I have many, many miles with a Murmur with total starting weights from 17-20 lbs, and the belt helped a little, but not enough to make a difference. By the time I get my pack weight down to 10 lbs, my shoulders are sore and remain so for the rest of the hike. Tanking up with water at the end of each day is painful. But then I am an old fart :)
Joe makes some nice stuff. I have several cuben sacks, a Hexamid, a cuben poncho/ground sheet, and a rain skirt. Like anything else, you need the right tool for the right job. For what Dan is looking for, it is a really nice solution.Oct 30, 2011 at 9:56 pm #1796919
For me (27 yr old), 10 lbs in a pack like this is sweet and I'm skipping down the trail. 15 lbs is fine and by 20 lbs I'm not in agony but I would prefer my ULA Ohm. I'd definitely have sore shoulders after a few hours of 25 lbs. The deciding point between this pack and my Ohm would likely occur at a starting weight around 17-18 lbs. If I didn't have the Ohm and my other option was a 5 lbs pack then I'd push the Zero a bit higher….not higher than 20 lbs starting weight.
A 'normal' hike for me with this pack would involve a 6.5 lbs base, up to 1 liter of water and then 2-3 days of food, so that's a normal starting weight around 11-13 lbs, but I could and will go up to 5 days. I'm almost always hiking in quite wet areas, so my usual water strategy is just to carry one 1 liter bottle and then whenever it's empty I'll refill it at the next stream and drop a 30 min pill in. Almost never do I go more than a hour without water, but you need to really know both the locale (ie. PNW vs. Utah) and the actual route because you can easily get into trouble with stuff like ridgewalks even in wet areas.Oct 31, 2011 at 6:10 pm #1797220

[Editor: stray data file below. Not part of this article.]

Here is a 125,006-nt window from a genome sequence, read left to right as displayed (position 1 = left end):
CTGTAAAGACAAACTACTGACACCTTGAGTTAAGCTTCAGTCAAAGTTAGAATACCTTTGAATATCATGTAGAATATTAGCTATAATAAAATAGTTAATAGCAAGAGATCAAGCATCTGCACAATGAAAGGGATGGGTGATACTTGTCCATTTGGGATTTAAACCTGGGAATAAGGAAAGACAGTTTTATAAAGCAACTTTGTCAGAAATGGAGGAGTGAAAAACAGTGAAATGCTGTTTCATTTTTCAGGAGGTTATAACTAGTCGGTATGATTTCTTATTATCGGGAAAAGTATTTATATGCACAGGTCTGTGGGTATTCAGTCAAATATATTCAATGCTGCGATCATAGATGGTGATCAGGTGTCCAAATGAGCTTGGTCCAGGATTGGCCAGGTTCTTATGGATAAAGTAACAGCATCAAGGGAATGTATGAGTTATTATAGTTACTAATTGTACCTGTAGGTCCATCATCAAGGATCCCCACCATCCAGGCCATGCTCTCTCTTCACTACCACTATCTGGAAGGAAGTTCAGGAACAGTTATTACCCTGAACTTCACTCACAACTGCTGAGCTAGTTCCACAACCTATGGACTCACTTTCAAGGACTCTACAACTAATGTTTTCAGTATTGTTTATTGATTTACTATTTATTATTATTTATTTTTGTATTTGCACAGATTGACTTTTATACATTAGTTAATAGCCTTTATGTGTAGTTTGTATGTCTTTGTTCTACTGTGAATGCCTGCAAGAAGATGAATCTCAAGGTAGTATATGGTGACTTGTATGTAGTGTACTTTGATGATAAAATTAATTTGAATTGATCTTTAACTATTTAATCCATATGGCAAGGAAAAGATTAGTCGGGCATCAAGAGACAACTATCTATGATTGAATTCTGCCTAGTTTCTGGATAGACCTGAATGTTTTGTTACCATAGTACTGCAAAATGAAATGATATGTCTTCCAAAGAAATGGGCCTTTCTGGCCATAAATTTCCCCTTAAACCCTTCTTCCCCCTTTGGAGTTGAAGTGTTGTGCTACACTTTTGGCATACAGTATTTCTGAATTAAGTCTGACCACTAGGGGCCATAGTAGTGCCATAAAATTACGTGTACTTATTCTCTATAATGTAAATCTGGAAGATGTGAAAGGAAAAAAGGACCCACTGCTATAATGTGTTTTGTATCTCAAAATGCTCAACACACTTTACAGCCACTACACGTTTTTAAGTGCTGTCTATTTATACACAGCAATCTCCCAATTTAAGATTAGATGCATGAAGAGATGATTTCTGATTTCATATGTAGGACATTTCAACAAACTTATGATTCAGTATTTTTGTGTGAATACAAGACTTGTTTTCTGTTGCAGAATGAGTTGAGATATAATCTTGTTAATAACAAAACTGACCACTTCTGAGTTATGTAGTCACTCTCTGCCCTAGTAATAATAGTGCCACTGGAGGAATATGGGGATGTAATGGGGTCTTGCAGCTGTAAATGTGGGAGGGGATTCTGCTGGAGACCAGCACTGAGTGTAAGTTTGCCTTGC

You guys always (nearly always in your case Nick! – refering to the "A Close Shave" thread) share very useful info that helps me in my decisions.
That being said, I will use this pack for DAY use only. With 3-4 lbs. of gear max and 1-3 liters of water. I will just carry whatever water is needed; so if its hot here in sunny SoCal where I'm at, sometimes it takes three liters. But mostly I take two liters or less. And I don't carry much food. Usually less than half a pound. I eat well before I go.
So, I would be carrying 4 lbs gear max and 6.6 pounds water max and another half pound or so of food or around 11 pounds max. And usually more like 7-8 pounds of gear/food/water.
So based on your comments, a Zero should work fine. Again, I'll have a padded belt to deal with the weight/stability. And that should help. Sound reasonable?Oct 31, 2011 at 8:40 pm #1797289
Yup…that sounds pretty reasonable to me. Since most of your weight is water, you might want to think about how you'll pack that. Throwing 1 liter water bottles in the side pockets doesn't work so well if the pack is empty….the pack sorta collapses. I think I recall you saying you'd use a bladder. Maybe ask joe to toss in a bladder sleeve so you can keep the heavy bladder secure and close to your back instead of floating in the bottom of the pack like a dead fish.Oct 31, 2011 at 9:11 pm #1797300
Dan, that's exactly what I was thinking. Hydration sleeve when I'm carrying that much water. If I'm local, I usually just carry one one-liter bottle with me and depending on conditions, it may only be a little over half full, so its not a problem then.